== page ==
Return to Welcome Flat
Welcome Flat is in the Copland Valley, south of Fox Glacier. Many of you will have visited it at least once, but Dave Reynoldsí ten years as a hut warden breaks most records. Dave loves this valley, its geology, botany, snow-covered surrounding peaks, and many explorable side valleys. When I tramped in to join Dave, he had the fire blazing in the wardenís hut, soup ready and the hot shower primed. The hut has comfy chairs, electric light, gas- operated fridge (with a supply of excellent cheeses), good library, and wardensí food boxes flown in by DOC. Unimaginable to many, including those in the main hut, a short distance away!
Certainly, such luxury was unthinkable in times past. My last visit to the Flat was in 1967 on the club trip led by Peter Jagger. Back then we stayed at the original 1914 hut before going up to Douglas Rock Hut for our Christmas celebration and then crossing the Copland Pass. The track was less well formed and there were few of the ravine crossing bridges that now make travel a lot easier. Peterís pack was vastly heavier than anyone elseís. Nobody complained, despite tiredness. It was just great to be there. During the crossing there was a near-fatal accident. Just past the top Peter slipped and was accelerating down an ice slope towards the unthinkable. Ian Pogson saved Peterís life by instantly leaping to grab him. These days the mountain sides of the pass are considered far too unstable to cross.
Welcome Flat Hut sits peacefully under the Sierra Range which towers steeply above it and is, arguably, best seen from in the hot pools. Up the valley is Mt Sefton and the Footstool and other ice-covered mountains. I have often recalled these views over the intervening years despite climbing and tramping in many other places. Dave and I explored some side valleys and we sent young Ethen, who had joined us, up the valley to check out Douglas Rock Hut. In the valley floor are huge boulders of schist, dislodged over the past ten thousand years. Dave photographed a tiny coprosma called C. brunnea that he hadnít noticed before.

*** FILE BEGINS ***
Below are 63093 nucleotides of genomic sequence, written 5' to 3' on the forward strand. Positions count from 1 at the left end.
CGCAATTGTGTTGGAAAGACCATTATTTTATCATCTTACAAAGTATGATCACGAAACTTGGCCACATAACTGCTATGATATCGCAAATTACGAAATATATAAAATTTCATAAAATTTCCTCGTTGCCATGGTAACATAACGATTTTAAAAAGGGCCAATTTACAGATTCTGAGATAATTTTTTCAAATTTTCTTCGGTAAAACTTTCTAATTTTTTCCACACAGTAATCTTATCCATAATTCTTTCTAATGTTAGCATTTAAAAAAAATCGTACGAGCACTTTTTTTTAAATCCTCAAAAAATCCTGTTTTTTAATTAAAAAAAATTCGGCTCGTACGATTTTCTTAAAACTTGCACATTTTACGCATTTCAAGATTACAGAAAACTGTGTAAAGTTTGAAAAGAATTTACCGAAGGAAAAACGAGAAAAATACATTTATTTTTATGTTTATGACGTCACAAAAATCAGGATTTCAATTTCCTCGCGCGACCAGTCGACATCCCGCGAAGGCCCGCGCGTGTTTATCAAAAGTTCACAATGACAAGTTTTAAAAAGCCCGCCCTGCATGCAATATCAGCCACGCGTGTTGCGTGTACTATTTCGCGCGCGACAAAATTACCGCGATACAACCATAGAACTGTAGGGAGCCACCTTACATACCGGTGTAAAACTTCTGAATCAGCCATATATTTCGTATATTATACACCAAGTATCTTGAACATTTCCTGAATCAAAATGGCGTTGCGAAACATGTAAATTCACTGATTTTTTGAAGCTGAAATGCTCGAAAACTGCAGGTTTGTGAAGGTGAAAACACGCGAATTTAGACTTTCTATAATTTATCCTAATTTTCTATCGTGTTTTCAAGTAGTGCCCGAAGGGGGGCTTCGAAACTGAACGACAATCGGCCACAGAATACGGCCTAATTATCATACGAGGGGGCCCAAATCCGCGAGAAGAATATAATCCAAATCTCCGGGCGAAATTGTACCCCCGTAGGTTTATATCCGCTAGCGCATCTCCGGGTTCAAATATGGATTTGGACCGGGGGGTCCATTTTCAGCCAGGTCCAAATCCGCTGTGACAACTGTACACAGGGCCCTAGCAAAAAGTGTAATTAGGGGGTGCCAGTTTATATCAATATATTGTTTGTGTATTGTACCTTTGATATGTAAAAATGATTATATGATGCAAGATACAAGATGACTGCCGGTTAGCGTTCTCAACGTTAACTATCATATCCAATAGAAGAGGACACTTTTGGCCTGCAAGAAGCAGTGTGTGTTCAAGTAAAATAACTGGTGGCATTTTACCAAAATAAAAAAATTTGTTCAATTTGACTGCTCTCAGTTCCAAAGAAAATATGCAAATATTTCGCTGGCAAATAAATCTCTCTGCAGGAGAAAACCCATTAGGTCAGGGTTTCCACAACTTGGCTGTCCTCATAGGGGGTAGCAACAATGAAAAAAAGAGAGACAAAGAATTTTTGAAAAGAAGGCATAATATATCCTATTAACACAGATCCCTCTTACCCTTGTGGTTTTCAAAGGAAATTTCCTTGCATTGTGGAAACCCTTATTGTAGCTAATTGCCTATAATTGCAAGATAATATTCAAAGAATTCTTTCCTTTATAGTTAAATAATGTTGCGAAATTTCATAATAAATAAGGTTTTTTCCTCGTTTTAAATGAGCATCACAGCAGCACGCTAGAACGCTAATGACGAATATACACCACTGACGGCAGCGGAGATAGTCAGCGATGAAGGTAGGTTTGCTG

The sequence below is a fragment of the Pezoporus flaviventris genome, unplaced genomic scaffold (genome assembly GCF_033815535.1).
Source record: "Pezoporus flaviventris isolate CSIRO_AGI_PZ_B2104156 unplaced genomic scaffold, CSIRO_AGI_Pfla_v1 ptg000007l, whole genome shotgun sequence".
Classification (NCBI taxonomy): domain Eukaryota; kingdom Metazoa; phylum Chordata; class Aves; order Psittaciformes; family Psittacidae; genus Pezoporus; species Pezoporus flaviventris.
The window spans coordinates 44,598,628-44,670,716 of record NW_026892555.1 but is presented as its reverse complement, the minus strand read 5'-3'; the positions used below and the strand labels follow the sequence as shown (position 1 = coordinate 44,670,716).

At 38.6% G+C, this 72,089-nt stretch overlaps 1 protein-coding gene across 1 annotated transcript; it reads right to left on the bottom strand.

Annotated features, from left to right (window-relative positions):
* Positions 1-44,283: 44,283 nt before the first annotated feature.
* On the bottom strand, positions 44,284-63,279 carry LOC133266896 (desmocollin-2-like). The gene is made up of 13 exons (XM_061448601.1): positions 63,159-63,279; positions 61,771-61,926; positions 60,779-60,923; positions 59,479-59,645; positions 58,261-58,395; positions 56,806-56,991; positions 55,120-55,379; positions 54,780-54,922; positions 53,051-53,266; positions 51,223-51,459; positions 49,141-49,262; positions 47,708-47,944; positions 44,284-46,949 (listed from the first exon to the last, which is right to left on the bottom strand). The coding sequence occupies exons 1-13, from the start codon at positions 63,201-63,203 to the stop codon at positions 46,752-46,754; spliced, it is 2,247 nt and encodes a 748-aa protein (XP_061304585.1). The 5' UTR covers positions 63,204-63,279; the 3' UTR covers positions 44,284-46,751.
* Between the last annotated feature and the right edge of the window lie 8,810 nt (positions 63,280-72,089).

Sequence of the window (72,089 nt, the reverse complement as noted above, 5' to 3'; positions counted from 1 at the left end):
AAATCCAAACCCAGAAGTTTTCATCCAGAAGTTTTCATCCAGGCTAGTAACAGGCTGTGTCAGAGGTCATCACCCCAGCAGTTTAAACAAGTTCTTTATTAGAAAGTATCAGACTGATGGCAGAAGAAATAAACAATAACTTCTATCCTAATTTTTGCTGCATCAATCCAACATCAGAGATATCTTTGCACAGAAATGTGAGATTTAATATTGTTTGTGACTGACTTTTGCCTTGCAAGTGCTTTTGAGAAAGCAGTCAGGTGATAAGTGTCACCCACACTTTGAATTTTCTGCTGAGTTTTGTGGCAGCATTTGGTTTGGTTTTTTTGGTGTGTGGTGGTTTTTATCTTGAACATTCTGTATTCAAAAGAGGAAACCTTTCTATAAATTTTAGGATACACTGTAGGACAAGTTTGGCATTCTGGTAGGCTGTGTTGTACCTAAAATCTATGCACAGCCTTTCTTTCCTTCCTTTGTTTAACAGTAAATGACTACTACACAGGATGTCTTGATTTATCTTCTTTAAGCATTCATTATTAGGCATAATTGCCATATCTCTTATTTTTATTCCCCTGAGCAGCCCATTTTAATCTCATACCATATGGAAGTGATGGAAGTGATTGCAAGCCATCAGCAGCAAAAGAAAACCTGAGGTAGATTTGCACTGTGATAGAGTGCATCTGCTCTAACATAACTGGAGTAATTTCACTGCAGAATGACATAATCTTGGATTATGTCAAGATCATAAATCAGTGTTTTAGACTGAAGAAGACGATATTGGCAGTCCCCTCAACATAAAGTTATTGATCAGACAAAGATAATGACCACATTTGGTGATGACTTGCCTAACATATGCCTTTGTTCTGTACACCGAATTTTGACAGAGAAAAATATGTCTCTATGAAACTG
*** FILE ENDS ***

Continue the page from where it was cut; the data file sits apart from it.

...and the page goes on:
There was a steady flow of visitors including people from all over the world. The wardenís duties include keeping everything spick and span. This didnít take long as we were well armed with mammoth brooms and mops. We could soon turn our attention back to the surrounding beauty. As this is a beech gap area there is plenty of Hallís tōtara and kaikawaka (mountain cedar) and, beyond the open flats, Olearia avicenniaefolia to admire. Dave has found that early July is often dry and therefore a good time to visit. The area has plenty of rain; 4000mm+, about four times that of Wellington. On our trip out there was time to take in the incredible kahikatea standing proudly on the Karangarua flood plains. Certainly a worthy World Heritage site!
- Party members
- Dave Reynolds, Ethan Collyns, Dave Bartle (scribe)